U.S. frees Caribbean detainees

In a move clearly designed to save money, the United States’ Immigration and Customs Enforcement (ICE) agency says it has released a number of Caribbean and other immigrant detainees from jails and detention centers across the country.

ICE said on Feb. 25 that the move comes as automatic federal budget cuts loom on March 1.

“In order to make the best use of our limited detention resources in the current fiscal climate and to manage our detention population under current congressionally mandated levels, ICE has directed field offices to review the detained population to ensure it is in line with available funding,” said ICE spokeswoman Gillian Christensen.

“As a result of this review, a number of detained aliens have been released around the country and placed on an appropriate, more cost-effective form of supervised release,” she added.

Christensen declined to give an estimate of how many immigrants, and their nationalities, were placed on “supervised release.”

But advocates and immigration lawyers reported a “mass release,” including dozens of detainees from separate facilities in New Jersey, Arizona, Louisiana, Texas and Florida.

“We’re getting reports from multiple detention centers in Texas, Florida and New Orleans, where detainees who are low priority are being released in mass without bond,” said Domenic Powell, a spokesman for the National Immigrant Youth Alliance, a Washington-based immigration advocacy group.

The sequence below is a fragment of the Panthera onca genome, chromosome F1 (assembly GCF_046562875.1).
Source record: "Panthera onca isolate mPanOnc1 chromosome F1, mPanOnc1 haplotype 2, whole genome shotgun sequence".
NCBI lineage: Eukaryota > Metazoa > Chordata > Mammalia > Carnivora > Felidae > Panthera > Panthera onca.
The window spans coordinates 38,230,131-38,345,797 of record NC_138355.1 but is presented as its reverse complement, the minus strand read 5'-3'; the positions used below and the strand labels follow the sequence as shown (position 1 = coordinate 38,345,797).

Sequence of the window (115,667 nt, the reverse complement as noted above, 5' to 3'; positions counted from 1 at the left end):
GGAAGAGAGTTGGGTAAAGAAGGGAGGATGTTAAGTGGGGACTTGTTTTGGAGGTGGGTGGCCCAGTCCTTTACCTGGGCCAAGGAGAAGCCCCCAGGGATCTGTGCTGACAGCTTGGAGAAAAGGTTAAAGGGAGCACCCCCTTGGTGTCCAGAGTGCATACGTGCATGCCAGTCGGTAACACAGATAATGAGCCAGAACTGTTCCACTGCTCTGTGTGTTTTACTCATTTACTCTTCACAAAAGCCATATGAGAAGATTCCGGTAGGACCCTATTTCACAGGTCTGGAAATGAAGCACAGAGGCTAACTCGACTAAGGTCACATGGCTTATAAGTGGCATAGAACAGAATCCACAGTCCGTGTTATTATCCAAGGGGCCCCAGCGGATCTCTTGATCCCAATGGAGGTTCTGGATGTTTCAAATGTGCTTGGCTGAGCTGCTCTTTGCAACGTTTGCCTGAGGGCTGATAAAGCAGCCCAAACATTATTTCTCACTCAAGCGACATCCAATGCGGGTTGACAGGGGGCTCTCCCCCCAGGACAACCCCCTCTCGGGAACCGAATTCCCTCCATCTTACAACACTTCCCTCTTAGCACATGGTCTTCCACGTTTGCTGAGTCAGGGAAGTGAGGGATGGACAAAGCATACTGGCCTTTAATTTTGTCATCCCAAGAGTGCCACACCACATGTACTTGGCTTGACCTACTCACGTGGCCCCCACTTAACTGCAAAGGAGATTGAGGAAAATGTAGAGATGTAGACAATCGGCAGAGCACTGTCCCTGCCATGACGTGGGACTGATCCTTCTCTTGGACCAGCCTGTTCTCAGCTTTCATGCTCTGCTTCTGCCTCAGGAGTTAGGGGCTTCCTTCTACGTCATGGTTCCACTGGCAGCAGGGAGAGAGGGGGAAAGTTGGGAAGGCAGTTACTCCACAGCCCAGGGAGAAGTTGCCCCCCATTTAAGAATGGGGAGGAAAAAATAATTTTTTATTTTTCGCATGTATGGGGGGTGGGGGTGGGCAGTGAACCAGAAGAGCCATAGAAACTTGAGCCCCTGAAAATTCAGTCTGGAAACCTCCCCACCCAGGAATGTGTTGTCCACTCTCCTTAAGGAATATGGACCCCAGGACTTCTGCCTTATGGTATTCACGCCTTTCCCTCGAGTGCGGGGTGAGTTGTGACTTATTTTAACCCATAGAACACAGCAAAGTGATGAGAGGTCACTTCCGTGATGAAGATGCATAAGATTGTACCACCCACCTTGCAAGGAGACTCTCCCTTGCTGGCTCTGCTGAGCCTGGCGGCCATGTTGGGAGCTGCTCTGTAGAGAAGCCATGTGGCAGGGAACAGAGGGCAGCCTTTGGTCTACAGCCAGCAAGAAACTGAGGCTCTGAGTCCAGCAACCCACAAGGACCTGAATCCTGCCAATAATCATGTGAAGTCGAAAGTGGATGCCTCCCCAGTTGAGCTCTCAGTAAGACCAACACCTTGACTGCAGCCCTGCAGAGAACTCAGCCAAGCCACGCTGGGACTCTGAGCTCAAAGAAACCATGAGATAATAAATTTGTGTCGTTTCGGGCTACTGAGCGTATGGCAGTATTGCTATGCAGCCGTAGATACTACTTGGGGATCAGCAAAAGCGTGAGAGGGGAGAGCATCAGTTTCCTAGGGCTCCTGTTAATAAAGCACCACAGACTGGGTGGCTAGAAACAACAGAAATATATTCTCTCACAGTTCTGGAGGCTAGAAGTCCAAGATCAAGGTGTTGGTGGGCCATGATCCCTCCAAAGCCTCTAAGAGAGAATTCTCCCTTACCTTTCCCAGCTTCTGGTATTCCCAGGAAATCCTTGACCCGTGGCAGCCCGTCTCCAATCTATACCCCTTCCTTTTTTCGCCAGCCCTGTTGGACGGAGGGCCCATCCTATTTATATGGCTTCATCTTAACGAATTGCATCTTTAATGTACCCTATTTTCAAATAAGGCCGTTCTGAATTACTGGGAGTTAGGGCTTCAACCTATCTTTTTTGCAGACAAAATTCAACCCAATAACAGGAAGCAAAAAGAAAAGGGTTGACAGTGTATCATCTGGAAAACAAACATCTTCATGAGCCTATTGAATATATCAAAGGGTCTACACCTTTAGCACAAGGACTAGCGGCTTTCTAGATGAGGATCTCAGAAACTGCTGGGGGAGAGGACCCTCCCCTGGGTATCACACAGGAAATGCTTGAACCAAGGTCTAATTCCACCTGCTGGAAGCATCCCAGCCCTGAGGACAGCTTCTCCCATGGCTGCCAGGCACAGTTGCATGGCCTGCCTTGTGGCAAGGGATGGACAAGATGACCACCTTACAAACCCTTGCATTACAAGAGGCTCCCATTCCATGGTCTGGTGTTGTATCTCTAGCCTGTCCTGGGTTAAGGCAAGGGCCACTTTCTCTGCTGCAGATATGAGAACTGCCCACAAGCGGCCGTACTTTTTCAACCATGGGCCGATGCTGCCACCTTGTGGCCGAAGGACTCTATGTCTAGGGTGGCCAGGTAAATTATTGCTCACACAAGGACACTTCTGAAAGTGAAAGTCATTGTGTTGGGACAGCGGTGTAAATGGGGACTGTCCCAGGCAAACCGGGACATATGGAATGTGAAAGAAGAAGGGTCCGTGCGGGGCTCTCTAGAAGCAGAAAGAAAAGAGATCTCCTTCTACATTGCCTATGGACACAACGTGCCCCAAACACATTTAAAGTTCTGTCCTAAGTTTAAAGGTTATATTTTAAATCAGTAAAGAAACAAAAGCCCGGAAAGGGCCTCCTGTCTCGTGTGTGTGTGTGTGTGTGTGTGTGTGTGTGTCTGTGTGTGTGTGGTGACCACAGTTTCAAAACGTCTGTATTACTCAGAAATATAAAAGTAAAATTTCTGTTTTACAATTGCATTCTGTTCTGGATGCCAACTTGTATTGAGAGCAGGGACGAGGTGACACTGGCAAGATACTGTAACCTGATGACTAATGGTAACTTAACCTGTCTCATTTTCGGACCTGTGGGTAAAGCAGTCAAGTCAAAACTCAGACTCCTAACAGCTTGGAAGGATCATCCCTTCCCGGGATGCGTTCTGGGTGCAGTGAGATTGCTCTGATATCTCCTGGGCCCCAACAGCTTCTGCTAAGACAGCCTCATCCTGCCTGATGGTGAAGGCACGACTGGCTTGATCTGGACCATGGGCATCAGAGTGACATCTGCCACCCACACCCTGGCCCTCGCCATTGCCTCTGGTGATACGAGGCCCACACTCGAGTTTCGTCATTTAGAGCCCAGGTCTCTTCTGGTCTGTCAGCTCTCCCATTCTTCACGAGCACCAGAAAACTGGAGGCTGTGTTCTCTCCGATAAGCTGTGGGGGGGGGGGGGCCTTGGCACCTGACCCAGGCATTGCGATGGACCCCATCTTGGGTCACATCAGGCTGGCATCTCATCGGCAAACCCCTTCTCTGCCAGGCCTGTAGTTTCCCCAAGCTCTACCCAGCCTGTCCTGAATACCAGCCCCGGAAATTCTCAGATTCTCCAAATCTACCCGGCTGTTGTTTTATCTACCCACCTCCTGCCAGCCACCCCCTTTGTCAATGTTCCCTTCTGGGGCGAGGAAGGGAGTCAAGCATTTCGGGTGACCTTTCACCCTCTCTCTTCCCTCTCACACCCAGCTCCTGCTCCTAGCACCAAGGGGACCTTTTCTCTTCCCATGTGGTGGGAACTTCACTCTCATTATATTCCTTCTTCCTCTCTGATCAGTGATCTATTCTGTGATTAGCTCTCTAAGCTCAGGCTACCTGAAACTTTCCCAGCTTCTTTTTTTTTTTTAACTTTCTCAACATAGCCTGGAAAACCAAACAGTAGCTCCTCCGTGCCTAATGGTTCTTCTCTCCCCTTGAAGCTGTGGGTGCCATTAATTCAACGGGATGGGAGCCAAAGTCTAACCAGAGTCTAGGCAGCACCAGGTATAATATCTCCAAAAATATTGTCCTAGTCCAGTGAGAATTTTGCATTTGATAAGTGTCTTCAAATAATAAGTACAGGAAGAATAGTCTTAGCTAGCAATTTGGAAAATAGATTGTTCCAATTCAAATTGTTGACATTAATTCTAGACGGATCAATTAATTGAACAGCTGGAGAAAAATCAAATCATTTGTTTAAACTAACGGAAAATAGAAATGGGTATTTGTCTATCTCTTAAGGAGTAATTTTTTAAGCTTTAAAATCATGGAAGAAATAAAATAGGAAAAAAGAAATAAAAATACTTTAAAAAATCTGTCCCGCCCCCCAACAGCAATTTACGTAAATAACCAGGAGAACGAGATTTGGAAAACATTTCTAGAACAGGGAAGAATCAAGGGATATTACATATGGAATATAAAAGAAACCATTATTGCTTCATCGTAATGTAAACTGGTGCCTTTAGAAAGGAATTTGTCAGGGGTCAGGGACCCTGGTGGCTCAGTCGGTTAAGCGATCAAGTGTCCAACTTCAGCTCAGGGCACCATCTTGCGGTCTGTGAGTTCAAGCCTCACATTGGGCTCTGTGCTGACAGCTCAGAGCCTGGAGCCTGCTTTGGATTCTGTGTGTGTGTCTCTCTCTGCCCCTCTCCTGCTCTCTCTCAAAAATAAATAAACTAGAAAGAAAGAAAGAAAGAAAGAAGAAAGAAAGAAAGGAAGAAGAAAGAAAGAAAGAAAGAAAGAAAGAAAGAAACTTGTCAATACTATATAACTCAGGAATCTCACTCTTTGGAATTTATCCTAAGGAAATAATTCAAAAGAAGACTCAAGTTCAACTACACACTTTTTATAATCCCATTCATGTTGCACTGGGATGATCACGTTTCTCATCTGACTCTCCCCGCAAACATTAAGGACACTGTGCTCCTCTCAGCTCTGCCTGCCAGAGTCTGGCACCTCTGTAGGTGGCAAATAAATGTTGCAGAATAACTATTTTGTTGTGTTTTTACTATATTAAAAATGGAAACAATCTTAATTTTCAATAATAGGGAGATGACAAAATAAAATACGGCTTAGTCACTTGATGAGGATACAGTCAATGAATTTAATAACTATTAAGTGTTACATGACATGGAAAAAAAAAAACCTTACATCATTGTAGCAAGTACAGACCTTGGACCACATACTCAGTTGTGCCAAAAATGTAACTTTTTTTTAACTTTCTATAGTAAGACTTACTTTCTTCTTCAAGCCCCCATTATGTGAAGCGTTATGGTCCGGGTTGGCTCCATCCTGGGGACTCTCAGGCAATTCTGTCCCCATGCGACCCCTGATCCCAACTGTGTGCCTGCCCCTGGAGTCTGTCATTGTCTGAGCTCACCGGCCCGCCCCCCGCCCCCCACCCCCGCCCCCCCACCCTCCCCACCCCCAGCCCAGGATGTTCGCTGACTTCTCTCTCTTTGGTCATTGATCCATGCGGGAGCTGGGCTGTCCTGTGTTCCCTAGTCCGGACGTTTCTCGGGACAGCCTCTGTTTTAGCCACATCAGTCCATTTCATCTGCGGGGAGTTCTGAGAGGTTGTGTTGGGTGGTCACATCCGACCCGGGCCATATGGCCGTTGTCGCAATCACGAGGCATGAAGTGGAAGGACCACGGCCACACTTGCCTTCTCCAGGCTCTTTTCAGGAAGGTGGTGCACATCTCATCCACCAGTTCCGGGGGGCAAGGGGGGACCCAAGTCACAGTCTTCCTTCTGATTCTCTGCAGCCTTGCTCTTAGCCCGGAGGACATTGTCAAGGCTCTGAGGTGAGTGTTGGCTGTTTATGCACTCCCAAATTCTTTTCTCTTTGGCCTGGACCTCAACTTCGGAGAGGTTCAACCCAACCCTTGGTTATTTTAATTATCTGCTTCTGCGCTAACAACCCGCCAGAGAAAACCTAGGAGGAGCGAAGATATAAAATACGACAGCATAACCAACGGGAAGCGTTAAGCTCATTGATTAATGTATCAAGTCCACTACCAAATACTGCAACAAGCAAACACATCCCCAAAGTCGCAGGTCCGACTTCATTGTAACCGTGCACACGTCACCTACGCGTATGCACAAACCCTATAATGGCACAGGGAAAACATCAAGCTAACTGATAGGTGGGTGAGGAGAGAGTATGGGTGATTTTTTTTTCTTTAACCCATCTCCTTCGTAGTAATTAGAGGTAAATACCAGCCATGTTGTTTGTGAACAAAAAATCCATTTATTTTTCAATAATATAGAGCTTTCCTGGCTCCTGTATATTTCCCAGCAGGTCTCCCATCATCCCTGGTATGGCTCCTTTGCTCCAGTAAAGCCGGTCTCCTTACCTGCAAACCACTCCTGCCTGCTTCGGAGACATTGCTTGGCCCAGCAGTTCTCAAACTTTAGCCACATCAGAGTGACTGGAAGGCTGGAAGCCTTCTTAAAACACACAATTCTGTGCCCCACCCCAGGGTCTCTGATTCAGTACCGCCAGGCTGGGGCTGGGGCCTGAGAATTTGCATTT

Christensen, however, said ICE is continuing to prosecute cases in immigration court and will seek deportations.

ICE and the U.S. Department of Homeland Security said they are analyzing spending as congressional inaction increases the likelihood of so-called budget sequestration or across-the-board spending cuts.

The American Civil Liberties Union said that detaining immigrants is an expensive business, with an average daily cost of US$122 to US$164 per person.

Homeland Security Secretary Janet Napolitano said ICE “will be forced” under sequestration to reduce detention and removal of undocumented Caribbean and other immigrants.

“All I can say is, look, we’re doing our very best to minimize the impacts of sequester,” Napolitano told reporters at the White House.

“But there’s only so much I can do,” she added. “I’m supposed to have 34,000 detention beds for immigration. How do I pay for those?”

Immigrant rights advocates have long called for ICE to release some detainees, either to allow them to stay in the United States or to keep them out of prison-like detention centers until they are deported.

The groups have argued that the Obama administration has violated its stated principle of focusing on the most dangerous undocumented immigrants in favor of padding numbers by going after low-level offenders instead.

The administration has repeatedly said it will apply more prosecutorial discretion to immigration, releasing immigrants deemed low-priority so it can focus resources on those who are potentially dangerous or otherwise a high priority.

The U.S. government also implemented the Deferred Action for Childhood Arrivals program that has to date permitted more than 150,000 undocumented young people, often called Dreamers, to stay in the United States, work legally and drive.

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